- the power or right to decide or act according to one's own judgment; freedom of judgment or choice: It is entirely within my discretion whether I will go or stay.
- the quality of being discreet, especially with reference to one's own actions or speech; prudence or decorum: Throwing all discretion to the winds, he blurted out the truth.
- at discretion, at one's option or pleasure: They were allowed to work overtime at discretion.
Origin of discretion
SynonymsSee more synonyms for discretion on Thesaurus.com
Examples from the Web for discretion
The town of Paradise told parents that trick-or-treating was “at your discretion.”Killer Eric Frein Held in Murdered Cop’s Cuffs
October 31, 2014
The overriding theme of the hundreds of interviews Newman had granted is his discretion.The Stacks: The Eyes of Winter: Paul Newman at 70
October 11, 2014
And so we get policies where parents are given no discretion over whether or not to keep their kids home.The Doctor’s Note Must Die!
September 16, 2014
How from now on we were going to be seeing in Prince Harry nothing but a model of discretion, seriousness and best behaviour?Prince Harry Parties TOPLESS
July 28, 2014
This fact was revealed with a flourish during a Life Lesson on the importance of discretion, which is a story for another day.Quality Bud, but Like, Whoa, The Prices
Kelly Williams Brown
July 26, 2014
Boy, they be not due to you till you be come to years of discretion.The Armourer's Prentices
Charlotte M. Yonge
The fatuity of vicious and coroneted youth outstripped his discretion.Viviette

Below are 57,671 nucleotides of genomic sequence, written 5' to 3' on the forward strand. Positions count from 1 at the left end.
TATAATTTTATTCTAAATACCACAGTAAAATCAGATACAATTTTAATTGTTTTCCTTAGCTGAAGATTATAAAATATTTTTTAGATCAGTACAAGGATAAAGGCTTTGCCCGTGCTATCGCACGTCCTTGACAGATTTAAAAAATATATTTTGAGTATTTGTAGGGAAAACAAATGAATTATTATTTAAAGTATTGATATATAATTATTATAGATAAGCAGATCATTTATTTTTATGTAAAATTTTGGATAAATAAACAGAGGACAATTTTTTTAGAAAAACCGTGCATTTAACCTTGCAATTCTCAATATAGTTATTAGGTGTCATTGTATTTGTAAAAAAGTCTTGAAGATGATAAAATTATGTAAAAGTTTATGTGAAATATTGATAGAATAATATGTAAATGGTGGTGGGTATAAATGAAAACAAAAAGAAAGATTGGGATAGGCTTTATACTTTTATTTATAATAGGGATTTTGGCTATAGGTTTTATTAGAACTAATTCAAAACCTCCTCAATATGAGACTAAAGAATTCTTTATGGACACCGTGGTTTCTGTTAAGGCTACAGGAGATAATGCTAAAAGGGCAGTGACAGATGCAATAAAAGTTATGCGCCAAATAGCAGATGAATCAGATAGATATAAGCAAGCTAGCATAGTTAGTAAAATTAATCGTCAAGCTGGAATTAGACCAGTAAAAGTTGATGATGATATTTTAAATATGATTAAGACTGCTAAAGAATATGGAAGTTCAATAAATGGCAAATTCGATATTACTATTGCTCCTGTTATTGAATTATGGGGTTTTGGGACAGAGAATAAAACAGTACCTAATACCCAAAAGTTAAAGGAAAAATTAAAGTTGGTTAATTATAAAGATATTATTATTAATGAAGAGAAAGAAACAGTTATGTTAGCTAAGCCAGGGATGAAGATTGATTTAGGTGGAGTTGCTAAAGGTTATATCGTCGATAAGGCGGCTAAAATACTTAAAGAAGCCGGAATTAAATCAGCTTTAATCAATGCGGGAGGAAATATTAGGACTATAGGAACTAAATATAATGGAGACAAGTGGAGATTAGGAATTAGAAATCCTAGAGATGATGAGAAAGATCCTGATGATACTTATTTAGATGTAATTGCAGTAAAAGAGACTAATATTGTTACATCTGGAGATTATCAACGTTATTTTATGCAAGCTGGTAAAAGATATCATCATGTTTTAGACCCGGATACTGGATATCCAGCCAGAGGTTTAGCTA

William J. Locke
Your crossing the Santee must depend upon your own discretion.A Sketch of the Life of Brig. Gen. Francis Marion
William Dobein James
Thus driven to extremity, the Melians surrendered at discretion.Stories from Thucydides
H. L. Havell
But the discretion of the Committee must be an informed discretion.The Secret Agent
- the quality of behaving or speaking in such a way as to avoid social embarrassment or distress
- freedom or authority to make judgments and to act as one sees fit (esp in the phrases at one's own discretion, at the discretion of)
- age of discretion or years of discretion the age at which a person is considered to be able to manage his own affairs
Word Origin and History for discretion
c.1300, dyscrecyun, "moral discernment," from Old French discrecion or directly from Late Latin discretionem (nominative discretio) "discernment, power to make distinctions," in classical Latin "separation, distinction," noun of state from past participle stem of discernere "to separate, distinguish" (see discern). Phrase at (one's) discretion attested from 1570s, from sense of "power to decide or judge" (late 14c.); the age of discretion (late 14c.) in English law was 14.